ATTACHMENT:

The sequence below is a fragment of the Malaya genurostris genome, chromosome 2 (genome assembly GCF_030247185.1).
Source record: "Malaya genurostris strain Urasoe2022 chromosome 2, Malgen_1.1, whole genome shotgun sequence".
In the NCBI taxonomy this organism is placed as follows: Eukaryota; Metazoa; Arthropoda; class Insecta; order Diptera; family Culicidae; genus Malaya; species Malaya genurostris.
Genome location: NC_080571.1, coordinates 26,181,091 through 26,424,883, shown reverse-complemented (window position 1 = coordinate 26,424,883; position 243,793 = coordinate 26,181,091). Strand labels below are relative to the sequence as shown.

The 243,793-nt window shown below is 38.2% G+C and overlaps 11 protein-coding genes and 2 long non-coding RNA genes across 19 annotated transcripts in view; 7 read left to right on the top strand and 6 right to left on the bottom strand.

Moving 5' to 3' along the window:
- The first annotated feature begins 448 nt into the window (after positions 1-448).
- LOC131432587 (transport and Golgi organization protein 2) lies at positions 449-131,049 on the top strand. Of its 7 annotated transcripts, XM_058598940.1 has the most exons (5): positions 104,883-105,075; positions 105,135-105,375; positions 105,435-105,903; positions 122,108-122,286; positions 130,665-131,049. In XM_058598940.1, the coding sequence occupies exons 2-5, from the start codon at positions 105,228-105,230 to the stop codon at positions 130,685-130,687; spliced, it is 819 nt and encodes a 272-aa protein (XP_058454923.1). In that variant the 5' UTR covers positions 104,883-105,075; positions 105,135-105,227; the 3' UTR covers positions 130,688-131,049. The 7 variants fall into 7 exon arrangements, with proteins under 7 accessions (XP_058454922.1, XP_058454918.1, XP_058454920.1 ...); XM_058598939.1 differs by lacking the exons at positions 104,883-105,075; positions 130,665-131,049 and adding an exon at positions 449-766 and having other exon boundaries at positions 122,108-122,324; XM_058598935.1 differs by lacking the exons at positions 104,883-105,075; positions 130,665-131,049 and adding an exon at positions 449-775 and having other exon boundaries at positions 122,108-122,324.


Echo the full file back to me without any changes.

The sequence below is a fragment of the Malaya genurostris genome, chromosome 2 (genome assembly GCF_030247185.1).
Source record: "Malaya genurostris strain Urasoe2022 chromosome 2, Malgen_1.1, whole genome shotgun sequence".
In the NCBI taxonomy this organism is placed as follows: Eukaryota; Metazoa; Arthropoda; class Insecta; order Diptera; family Culicidae; genus Malaya; species Malaya genurostris.
Genome location: NC_080571.1, coordinates 26,181,091 through 26,424,883, shown reverse-complemented (window position 1 = coordinate 26,424,883; position 243,793 = coordinate 26,181,091). Strand labels below are relative to the sequence as shown.

The 243,793-nt window shown below is 38.2% G+C and overlaps 11 protein-coding genes and 2 long non-coding RNA genes across 19 annotated transcripts in view; 7 read left to right on the top strand and 6 right to left on the bottom strand.

Moving 5' to 3' along the window:
- The first annotated feature begins 448 nt into the window (after positions 1-448).
- LOC131432587 (transport and Golgi organization protein 2) lies at positions 449-131,049 on the top strand. Of its 7 annotated transcripts, XM_058598940.1 has the most exons (5): positions 104,883-105,075; positions 105,135-105,375; positions 105,435-105,903; positions 122,108-122,286; positions 130,665-131,049. In XM_058598940.1, the coding sequence occupies exons 2-5, from the start codon at positions 105,228-105,230 to the stop codon at positions 130,685-130,687; spliced, it is 819 nt and encodes a 272-aa protein (XP_058454923.1). In that variant the 5' UTR covers positions 104,883-105,075; positions 105,135-105,227; the 3' UTR covers positions 130,688-131,049. The 7 variants fall into 7 exon arrangements, with proteins under 7 accessions (XP_058454922.1, XP_058454918.1, XP_058454920.1 ...); XM_058598939.1 differs by lacking the exons at positions 104,883-105,075; positions 130,665-131,049 and adding an exon at positions 449-766 and having other exon boundaries at positions 122,108-122,324; XM_058598935.1 differs by lacking the exons at positions 104,883-105,075; positions 130,665-131,049 and adding an exon at positions 449-775 and having other exon boundaries at positions 122,108-122,324.